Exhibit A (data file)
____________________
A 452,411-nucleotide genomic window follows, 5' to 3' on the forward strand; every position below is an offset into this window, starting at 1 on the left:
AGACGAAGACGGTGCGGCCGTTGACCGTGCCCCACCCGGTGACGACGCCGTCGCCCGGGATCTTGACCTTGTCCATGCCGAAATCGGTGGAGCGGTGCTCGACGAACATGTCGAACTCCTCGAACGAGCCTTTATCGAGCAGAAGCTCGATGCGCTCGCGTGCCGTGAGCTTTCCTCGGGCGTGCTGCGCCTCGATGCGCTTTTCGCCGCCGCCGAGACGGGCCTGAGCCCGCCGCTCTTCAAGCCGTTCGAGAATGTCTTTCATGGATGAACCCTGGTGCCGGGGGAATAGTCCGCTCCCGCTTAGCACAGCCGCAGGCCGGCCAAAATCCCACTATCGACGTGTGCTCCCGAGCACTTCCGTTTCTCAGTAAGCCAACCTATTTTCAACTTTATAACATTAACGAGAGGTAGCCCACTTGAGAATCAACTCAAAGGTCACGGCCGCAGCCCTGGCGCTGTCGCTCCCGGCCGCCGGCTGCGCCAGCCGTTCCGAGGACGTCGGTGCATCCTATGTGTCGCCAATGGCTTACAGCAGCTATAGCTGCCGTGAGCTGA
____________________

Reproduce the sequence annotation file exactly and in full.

A 452,411-nucleotide genomic window follows, 5' to 3' on the forward strand; every position below is an offset into this window, starting at 1 on the left:
AGACGAAGACGGTGCGGCCGTTGACCGTGCCCCACCCGGTGACGACGCCGTCGCCCGGGATCTTGACCTTGTCCATGCCGAAATCGGTGGAGCGGTGCTCGACGAACATGTCGAACTCCTCGAACGAGCCTTTATCGAGCAGAAGCTCGATGCGCTCGCGTGCCGTGAGCTTTCCTCGGGCGTGCTGCGCCTCGATGCGCTTTTCGCCGCCGCCGAGACGGGCCTGAGCCCGCCGCTCTTCAAGCCGTTCGAGAATGTCTTTCATGGATGAACCCTGGTGCCGGGGGAATAGTCCGCTCCCGCTTAGCACAGCCGCAGGCCGGCCAAAATCCCACTATCGACGTGTGCTCCCGAGCACTTCCGTTTCTCAGTAAGCCAACCTATTTTCAACTTTATAACATTAACGAGAGGTAGCCCACTTGAGAATCAACTCAAAGGTCACGGCCGCAGCCCTGGCGCTGTCGCTCCCGGCCGCCGGCTGCGCCAGCCGTTCCGAGGACGTCGGTGCATCCTATGTGTCGCCAATGGCTTACAGCAGCTATAGCTGCCGTGAGCTGA